These programs will be critical to making a more effective and efficient federation and to creating the next generation of Y leaders—ensuring that diversity and inclusion is an important facet of that group will be and is my biggest focus and challenge.

Tell us more about the importance of diversity and inclusion in the Y network.

The Y is for all; the movement started in major cities as men came into those communities. Our Ys have been for years a center for discussing and engaging in community issues. For example, as we increase our role with disconnected youth–we prefer to call them ‘opportunity youth’– we had 30 Ys come together in Washington, DC, to discuss how we can collectively do more to address this community issue. Our history is filled with examples of this type of work. In Baltimore, our Ys stayed open so that the communities could have conversations about what had transpired. In Ferguson, we are continuing to lead around these issues. We can be a force for healing, and that means we need to have leaders who understand diversity and community engagement: in other words, having people who understand and acknowledge how to work in those communities. Most Ys are reflections of their communities. They will have people who understand the values and customs of those communities, their morals and values.

Given the number of branches and associations nationally, is it the Y’s preference to have leaders grow within the network or are you just as open to looking for leaders outside the network?

For many years it was challenging for non-Y executives to be recruited, and succeed, in association CEO roles. Today, we have both kinds of leaders, ‘traditional’ Y leaders like me who have grown up in the system and others who come in, and go through our Bridge Program. It’s about having leaders who have the competencies, the right values, and the ability to incorporate and execute effectively on what we’re looking for in our CEO leadership.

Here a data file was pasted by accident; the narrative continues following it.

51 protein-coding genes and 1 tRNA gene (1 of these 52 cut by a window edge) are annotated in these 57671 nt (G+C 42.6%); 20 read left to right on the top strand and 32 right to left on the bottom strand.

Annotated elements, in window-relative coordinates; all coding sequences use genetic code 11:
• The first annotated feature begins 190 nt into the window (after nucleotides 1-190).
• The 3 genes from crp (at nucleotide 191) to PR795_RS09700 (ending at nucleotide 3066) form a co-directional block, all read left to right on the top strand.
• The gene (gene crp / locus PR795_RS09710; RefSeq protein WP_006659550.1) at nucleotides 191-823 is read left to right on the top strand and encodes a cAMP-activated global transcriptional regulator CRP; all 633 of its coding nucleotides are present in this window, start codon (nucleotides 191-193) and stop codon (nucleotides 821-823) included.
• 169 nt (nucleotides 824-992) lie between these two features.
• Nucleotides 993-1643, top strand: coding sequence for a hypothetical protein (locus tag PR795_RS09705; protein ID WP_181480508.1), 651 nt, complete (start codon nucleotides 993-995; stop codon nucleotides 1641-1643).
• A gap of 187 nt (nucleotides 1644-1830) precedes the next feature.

We are at our best when we combine forces and learn from each other. Leaders from different fields and endeavors bring different perspectives. The only way we will close our leadership gap and increase our diversity in the senior ranks is by having strong leaders that come from inside and from outside the Y network.

What do you look for when recruiting a CEO from outside of the Y network?

We seek leaders with the competency to build teams, share our values, and believe in our mission. They must respect all opinions, and lead influentially while also balancing business fundamentals.

When we specifically look at our gender and race and ethnicity data for Y leaders in our top 50 Ys, we can and must do better. When it relates to women, who represent 60 percent of our professional staff, we have to work harder to remove our glass ceiling. That includes staff and volunteer leadership as well.

What parting advice do you have for other nonprofits in terms of creating stronger ties with their communities?

One, for all of us, we need to make sure the staff and volunteers understand fully who they are serving and the goals and objectives they are trying to fulfill. The community’s thought process needs to be implicit in the planning and delivery of services. Good intentions can get lost when the individuals we are trying to serve aren’t considered.

Two, seek the community’s opinions; understand their cultures and customs. We live in a very diverse society that is changing rapidly, and our nonprofits need to keep step. For example a Y colleague of mine was talking about his YMCA’s camps to members of his community—his community has many Somali families and their understanding of camps was very different to what he was explaining. It required him to adapt his communications to this audience. Another example, a YMCA CEO was discussing with me his community’s growing Muslim population. His community’s Muslim members do not believe that opposite sexes should swim together or that women should be seen swimming. His Y then decided to close off the pool during certain times so Muslim women could enjoy swimming. Understanding these kinds of things is important.

Third, be clear about what it is you’re trying to do. Understand the audience you’re engaging with and get them in early so they can be part to of the process early on and shape how you’re going to deliver services to them.

Last, be open to new ideas and ways of doing things.